It was about time for equity investors to be shaken out of their low volatility, bullish market state of existence.
The excitement started when global equities, having risen by about 50 percent in the past two years, lost eight percent of their value in a week. At the same time, volatility rose sharply (after having set record lows), with rumors of volatility sellers being wiped out circulating with alarming consistency.
This publication has noted many times that a pullback of some short was to be expected. The hope here is that readers bought protection, which also was recommended. Keep in mind that this market pullback presents a buying opportunity, as has been noted in all our publications these past three weeks.
It’s also been noted that the main fuel for the equity markets this past year and maybe next will be global economic growth. Last month we pointed out that the unemployment rate in advanced economies, as a whole, is below six percent–the lowest in ten years.
Furthermore, global economic growth continues to be respectable and broad based, with only a few laggards. Global fixed investments steadily recovered with emerging economies leading the way. The current selloff hasn’t changed this, and the synchronization of this economic growth remains intact.
A lot of ideas were put forward (mostly from perma-bears) to explain the selloff. As a result, you probably heard the usual reasons voiced. Even non-investors started talking about the “threat of inflation” and other macro-economic unbalances that the markets were preparing to expose.
What has been forgotten while the bear narrative spread is that the global economy is strong and a more regular business cycle should be expected.
It isn’t a surprise, therefore, that central banks seem poised to either continue the tightening process or embark on one. Either way, the tide has changed when it comes to monetary policy. Expect the Fed to raise policy rates next month.
Economic activity indicators remain respectably upbeat around the world. As the global economy continues to expand, inflation will gradually return, as it should. So long that major macroeconomic imbalances do not suddenly appear, the global markets will perform well this year.
True, no one can predict the future. And recognizing a market correction from the start of a bear market is notoriously difficult. Nevertheless, the indicators our team uses don’t signal serious issues with the global economy and markets. This is why, again, we view the current situation as a buyable equity market pullback.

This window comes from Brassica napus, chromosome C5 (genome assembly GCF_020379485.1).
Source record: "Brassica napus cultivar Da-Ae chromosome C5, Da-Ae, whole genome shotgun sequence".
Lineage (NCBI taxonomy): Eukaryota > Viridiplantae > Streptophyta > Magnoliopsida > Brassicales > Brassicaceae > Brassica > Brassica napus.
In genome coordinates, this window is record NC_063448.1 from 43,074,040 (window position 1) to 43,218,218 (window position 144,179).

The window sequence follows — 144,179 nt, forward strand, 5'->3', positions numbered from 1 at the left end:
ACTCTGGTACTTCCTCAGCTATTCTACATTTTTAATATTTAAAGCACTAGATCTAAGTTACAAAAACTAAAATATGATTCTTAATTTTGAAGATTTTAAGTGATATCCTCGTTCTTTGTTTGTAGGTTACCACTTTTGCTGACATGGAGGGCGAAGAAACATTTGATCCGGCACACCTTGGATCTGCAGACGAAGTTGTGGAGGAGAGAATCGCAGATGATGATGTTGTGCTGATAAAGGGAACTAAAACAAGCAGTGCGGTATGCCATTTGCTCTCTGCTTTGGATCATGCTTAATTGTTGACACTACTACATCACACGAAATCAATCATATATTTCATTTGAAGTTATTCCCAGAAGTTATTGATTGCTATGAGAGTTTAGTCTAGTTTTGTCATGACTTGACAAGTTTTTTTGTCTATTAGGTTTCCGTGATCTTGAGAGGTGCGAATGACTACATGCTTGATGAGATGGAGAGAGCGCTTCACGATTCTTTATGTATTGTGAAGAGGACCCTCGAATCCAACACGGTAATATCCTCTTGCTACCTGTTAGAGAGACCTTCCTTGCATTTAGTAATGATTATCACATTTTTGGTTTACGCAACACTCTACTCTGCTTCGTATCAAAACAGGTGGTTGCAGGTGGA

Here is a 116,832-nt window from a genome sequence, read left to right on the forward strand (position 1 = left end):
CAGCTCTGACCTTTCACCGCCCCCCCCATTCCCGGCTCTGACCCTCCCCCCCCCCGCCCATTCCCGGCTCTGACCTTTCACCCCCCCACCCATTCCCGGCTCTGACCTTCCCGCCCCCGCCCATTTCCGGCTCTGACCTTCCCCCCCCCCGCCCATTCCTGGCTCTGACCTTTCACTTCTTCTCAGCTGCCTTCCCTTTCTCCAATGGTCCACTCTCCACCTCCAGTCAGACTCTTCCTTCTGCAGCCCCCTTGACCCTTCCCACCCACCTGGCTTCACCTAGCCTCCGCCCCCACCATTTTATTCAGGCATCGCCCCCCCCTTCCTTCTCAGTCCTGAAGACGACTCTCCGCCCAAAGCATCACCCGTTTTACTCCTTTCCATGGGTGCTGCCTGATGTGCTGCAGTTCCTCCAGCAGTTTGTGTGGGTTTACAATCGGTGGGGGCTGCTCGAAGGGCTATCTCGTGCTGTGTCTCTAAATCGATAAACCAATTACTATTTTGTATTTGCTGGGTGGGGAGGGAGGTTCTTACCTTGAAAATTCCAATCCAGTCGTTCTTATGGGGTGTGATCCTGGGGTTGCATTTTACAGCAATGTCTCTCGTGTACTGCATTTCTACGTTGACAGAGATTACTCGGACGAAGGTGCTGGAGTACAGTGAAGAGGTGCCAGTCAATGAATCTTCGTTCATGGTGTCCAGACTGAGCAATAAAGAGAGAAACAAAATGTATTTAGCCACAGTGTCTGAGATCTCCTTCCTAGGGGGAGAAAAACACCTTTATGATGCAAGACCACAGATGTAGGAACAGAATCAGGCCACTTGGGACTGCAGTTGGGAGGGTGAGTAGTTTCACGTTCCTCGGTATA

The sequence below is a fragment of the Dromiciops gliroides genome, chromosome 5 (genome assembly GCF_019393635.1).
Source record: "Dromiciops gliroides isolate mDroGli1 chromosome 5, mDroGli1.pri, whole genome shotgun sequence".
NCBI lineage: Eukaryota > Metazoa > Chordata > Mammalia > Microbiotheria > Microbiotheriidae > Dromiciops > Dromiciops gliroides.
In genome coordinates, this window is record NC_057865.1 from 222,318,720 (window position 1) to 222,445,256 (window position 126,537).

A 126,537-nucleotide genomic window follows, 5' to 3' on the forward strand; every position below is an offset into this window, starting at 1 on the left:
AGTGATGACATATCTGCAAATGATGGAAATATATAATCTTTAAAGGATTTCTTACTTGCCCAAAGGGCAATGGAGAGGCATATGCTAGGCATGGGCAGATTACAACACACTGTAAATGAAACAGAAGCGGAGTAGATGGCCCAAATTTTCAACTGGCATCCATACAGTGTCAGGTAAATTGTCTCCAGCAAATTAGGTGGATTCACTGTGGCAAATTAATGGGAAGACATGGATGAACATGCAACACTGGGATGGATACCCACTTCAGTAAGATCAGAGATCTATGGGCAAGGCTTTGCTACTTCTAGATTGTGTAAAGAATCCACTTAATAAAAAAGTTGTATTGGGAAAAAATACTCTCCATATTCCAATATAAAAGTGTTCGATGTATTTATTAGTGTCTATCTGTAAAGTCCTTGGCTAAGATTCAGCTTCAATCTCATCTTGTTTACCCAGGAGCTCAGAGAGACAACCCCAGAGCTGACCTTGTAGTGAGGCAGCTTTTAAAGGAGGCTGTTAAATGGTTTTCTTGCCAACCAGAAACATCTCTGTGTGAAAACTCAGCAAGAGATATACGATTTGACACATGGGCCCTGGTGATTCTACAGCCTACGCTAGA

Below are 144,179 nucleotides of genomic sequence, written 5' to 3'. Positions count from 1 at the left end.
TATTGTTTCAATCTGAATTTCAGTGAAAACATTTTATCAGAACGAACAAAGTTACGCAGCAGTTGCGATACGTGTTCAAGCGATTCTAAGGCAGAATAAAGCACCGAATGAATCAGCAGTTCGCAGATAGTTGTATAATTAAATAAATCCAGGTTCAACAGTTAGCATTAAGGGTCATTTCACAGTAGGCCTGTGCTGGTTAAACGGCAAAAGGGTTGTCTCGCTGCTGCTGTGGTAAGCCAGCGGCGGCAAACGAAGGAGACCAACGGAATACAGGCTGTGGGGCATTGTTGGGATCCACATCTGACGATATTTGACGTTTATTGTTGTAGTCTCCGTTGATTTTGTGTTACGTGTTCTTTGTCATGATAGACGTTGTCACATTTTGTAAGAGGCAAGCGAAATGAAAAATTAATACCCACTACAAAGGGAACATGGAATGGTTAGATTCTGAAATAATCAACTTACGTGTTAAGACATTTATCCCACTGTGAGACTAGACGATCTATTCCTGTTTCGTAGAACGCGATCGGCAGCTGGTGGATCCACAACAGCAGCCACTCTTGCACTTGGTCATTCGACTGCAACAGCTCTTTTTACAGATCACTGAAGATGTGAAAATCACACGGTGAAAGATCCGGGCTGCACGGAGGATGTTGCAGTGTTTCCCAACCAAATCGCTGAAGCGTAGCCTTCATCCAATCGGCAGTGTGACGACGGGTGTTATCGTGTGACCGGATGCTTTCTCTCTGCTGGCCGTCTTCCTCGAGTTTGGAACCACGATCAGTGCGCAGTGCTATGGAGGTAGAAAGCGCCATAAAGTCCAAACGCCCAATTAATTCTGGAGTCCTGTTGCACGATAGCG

That said, a major geopolitical event or many simultaneous minor ones could derail the markets. Although this is always the case, there are a lot of candidates these days, especially as traditional global political and economic leaders seem unwilling or unable to guide the global political process.
This state of affairs leaves a vacuum that’s being filled with an assortment of opportunists. It’s likely that this will lead to certain unsustainable situations around the world. The handling of these issues will affect global markets much more than the microscopic inflation increase in the US or at other developed economic blocks.
If investors think global economic growth is weaker than described they should sell it. However, if you agree with our thinking, this market pullback has to be bought.
On the asset allocation front, we prefer equities. In particular, stocks with strong growth and momentum characteristics will outperform in the next twelve months.
If anything, the recent spike in volatility is giving a strong boost to stocks. Especially in Europe, stocks perform well after a sharp increase in volatility, provided that this is not followed by a macro shock.
With this in mind, Europe and Asia should be the preferred investment geographies, as their earnings cycle is still on an uptrend and valuations remain reasonable. Keep in mind that emerging markets can also be viewed as a call option to global growth, with Asia being our favorite–a view that hasn’t changed during the past sixteen years.
Yiannis G. Mostrous contributes his expertise in emerging markets and international equities to Capitalist Times in his Global Top Cat columns.